What is it?
A State can prosecute the perpetrators of the most serious crimes, wherever those have been committed and regardless of the nationality of the perpetrators or victims. This is called "universal jurisdiction". It complements the action of the International Criminal Court (ICC).
In France, "universal jurisdiction" requires that the suspected persons live in France and that they have committed abroad:
- a genocide;
- other crimes against humanity *;
- war crimes and offenses *.
* if the acts are punished by the law of the state where they were committed or if that state, or the state of which the suspected person is a national, comes under the jurisdiction of the ICC.
How to do it?
In addition to genocide and war crimes, crimes against humanity targeted by "universal jurisdiction" are, for example:
- deportation or forced transfer of population;
- torture ;
- rape, forced prostitution or any other form of sexual violence;
- persecution of any group on political, racial, national, ethnic, cultural, religious or gender grounds;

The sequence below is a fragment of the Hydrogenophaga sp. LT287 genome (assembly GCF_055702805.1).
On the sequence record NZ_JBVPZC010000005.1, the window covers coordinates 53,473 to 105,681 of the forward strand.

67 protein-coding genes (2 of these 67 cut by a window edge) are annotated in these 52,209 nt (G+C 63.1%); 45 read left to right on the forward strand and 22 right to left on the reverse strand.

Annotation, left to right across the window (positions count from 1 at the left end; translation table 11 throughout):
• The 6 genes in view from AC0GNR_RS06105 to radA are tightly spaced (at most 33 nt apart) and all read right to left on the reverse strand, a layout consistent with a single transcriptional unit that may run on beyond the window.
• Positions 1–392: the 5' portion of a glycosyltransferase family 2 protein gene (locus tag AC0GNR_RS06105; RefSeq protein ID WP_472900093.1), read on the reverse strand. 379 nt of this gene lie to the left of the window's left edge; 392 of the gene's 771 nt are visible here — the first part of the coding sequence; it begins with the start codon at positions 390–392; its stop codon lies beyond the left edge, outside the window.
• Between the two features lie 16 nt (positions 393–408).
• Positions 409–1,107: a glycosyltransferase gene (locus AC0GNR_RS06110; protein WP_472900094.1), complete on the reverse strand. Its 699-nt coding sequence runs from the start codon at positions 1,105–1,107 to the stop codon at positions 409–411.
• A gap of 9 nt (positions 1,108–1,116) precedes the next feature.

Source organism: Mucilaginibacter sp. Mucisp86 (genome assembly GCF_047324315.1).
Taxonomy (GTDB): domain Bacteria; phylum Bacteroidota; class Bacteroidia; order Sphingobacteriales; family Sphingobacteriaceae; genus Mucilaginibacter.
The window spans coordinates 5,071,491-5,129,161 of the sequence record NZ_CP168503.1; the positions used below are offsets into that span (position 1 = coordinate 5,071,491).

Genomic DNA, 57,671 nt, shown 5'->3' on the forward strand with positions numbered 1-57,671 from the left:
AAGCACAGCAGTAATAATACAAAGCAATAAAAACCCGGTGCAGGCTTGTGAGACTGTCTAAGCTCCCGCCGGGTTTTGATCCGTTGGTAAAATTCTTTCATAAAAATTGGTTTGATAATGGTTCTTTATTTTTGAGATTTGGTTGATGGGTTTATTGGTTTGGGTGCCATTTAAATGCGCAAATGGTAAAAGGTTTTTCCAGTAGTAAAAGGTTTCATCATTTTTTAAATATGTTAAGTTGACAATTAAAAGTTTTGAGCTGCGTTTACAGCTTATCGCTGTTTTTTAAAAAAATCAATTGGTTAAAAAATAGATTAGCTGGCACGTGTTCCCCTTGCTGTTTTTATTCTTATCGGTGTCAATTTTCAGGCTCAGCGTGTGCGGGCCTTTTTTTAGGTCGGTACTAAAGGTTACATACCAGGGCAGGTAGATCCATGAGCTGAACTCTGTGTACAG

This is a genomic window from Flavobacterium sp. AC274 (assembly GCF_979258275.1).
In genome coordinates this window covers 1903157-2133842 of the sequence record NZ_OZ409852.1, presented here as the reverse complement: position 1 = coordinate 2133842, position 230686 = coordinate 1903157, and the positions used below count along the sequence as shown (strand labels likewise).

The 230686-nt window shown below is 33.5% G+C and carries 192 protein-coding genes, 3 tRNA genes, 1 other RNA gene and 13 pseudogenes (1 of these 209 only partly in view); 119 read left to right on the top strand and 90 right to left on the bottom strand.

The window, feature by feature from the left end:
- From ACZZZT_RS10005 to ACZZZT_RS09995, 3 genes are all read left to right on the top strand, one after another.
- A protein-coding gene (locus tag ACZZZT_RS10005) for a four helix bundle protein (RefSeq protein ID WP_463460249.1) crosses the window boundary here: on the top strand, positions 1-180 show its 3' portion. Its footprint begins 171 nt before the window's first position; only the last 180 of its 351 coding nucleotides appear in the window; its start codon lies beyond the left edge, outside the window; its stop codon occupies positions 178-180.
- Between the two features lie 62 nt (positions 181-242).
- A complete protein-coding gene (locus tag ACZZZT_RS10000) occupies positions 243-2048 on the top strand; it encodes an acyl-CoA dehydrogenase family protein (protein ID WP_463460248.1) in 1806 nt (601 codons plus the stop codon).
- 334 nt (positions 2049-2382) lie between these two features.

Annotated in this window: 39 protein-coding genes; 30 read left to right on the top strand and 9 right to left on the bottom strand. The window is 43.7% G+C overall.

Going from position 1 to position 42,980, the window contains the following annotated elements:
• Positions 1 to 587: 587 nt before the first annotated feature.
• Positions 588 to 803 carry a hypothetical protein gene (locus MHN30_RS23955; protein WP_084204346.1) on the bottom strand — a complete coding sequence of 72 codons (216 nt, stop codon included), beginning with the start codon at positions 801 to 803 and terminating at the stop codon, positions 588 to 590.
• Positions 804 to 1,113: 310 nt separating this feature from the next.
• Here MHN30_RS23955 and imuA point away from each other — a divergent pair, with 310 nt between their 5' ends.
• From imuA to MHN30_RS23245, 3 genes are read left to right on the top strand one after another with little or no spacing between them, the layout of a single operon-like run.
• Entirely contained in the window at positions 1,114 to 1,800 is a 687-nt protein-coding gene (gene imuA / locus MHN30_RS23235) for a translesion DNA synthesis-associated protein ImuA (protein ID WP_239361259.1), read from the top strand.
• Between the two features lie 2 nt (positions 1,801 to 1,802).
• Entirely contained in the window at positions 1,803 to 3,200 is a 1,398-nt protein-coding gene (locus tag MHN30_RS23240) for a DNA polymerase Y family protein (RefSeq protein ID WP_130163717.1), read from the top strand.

- enforced disappearance, ...
The legal advisor contacted will be able to help you check whether you are entitled to file a complaint and support you in your approach.
You can contact a "thematic" NGO (eg: Amnesty International ) or one more specialized in the country of origin.
For example, the Syria Justice and Accountability Center (SJAC) supports victims of crimes committed in Syria. This NGO offers a translated guide to easily understand universal jurisdiction in France:
> see the guide in French
> see the guide in English
> see the guide in Arabic
You can contact SJAC at firstname.lastname@example.org
In France, there are also specialized associations such as the French Association for the Promotion of Universal Competence (AFPCU).
> Here is the link to the website of this association.
What happens next?
The prosecution of these crimes can only be exercised at the request of the anti-terrorist public prosecutor and if no international or national court requests the surrender or extradition of the person.
French justice will therefore ensure the absence of prosecution by the ICC and verify that no other international court that is competent to judge the person has requested their surrender and that no other state has requested his extradition.
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